We were greatly assisted by Lady Algernon Gordon-Lennox, who placed unlimited funds at our disposal, thereby making it possible for everything to be done. Soon red quilts on the beds, and red screens and large bowls of flowers, took away all the gruesomeness. The flowers were the gift of Lord Lonsdale, who sent them to this hospital throughout the war. He was in the wards one day and saw what pleasure it gave a patient – who was a gardener in peace time – to receive a bunch of flowers; and how tears came into the patient’s eyes when he saw the flowers; and although he was dying how eagerly he grasped them. Lord Lonsdale was greatly touched, and promised that if he could manage it, the hospital should always have flowers. Two days later a large box of exquisite flowers arrived from Bond Street, and flowers never failed to come twice a week afterwards.

     On November 11, 1914, Lord Roberts paid the hospital a visit: he spoke to every stretcher case in hospital. The beds were very low and the men’s voices weak, but he leant over and spoke to them all; it upset him terribly to see so much suffering. Lady Aline Roberts, Lady Gordon-Lennox, and the Matron-in-Chief were with him. On November 13, we heard that Lord Roberts had been taken ill; his aide-de-camp, thinking it was only a chill, motored to the hospital for warm things. Warm clothing was sent to him with one of Queen Mary’s red flannel jackets containing a handkerchief in the pocket and with a card pinned on, “Good luck from Queen Mary.” The next day we received the sad news that he was dead. He passed away so peacefully. On the 17th a stand on the platform was draped to receive the coffin, and at the request of the patients, I placed a large cross of scarlet geraniums as their offering on top of the coffin. Men straight from the trenches were his escort – they looked so white and worn – Indian soldiers lined the platform and received the coffin on the boat which conveyed it to England.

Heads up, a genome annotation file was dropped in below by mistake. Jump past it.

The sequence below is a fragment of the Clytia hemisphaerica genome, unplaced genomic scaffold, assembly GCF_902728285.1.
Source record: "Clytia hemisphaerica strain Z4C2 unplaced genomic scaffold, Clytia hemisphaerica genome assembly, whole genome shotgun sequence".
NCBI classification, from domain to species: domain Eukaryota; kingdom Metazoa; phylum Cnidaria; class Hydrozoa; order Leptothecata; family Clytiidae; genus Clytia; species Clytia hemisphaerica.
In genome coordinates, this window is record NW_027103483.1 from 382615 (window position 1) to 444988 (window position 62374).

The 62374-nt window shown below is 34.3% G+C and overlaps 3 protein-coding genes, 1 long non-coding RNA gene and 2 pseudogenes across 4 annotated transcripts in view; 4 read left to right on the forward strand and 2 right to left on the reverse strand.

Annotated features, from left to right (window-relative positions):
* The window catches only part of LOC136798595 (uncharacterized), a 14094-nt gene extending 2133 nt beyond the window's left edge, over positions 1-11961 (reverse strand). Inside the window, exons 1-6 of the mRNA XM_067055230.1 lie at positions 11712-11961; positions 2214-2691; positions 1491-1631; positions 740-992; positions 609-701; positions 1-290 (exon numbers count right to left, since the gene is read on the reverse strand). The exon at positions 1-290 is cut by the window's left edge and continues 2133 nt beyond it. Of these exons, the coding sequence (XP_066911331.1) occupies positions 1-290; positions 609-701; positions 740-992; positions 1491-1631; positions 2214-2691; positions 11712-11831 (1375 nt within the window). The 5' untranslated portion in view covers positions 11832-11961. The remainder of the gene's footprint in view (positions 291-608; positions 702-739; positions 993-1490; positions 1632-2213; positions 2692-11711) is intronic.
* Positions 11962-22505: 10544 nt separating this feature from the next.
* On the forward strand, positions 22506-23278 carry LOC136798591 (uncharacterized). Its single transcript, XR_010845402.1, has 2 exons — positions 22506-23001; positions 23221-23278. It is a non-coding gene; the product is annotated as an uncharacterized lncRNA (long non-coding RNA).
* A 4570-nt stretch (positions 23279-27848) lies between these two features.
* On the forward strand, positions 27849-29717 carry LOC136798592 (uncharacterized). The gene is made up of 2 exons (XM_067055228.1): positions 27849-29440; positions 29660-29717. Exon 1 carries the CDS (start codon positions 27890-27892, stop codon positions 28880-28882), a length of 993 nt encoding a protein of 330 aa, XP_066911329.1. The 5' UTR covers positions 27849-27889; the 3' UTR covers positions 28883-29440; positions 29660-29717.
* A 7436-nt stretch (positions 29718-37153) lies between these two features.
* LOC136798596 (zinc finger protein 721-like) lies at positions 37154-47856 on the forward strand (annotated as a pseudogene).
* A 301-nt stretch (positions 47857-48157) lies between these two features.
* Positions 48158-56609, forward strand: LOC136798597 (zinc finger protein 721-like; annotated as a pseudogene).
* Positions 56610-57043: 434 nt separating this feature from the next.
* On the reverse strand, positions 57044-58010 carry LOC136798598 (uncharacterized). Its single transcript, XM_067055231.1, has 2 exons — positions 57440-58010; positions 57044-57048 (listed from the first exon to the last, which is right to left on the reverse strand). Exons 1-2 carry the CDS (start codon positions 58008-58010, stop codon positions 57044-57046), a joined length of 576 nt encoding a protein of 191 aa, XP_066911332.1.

On November 18, 1914, a number of German prisoners were brought in, some of the Prussian Guard. Great excitement prevailed the French people as the prisoners were brought from the Gare Centrale to the Gare Maritime. Some of the prisoners were slightly wounded and all were for evacuation to England by the first boat. Such great tall men they were, it quite cheered us to think they had been captured. Soon after their arrival a great scuffle was heard; a Tommy had an Iron Cross which he was showing round when one of the Prussian Guard made a grab for it and there was a rough and tumble for a moment. Fortunately, there were plenty of officers near, so that order was soon restored. Most of the prisoners who came through were quite inclined to be friendly, and there was so much exchange of buttons and badges that the authorities had to take action to stop it.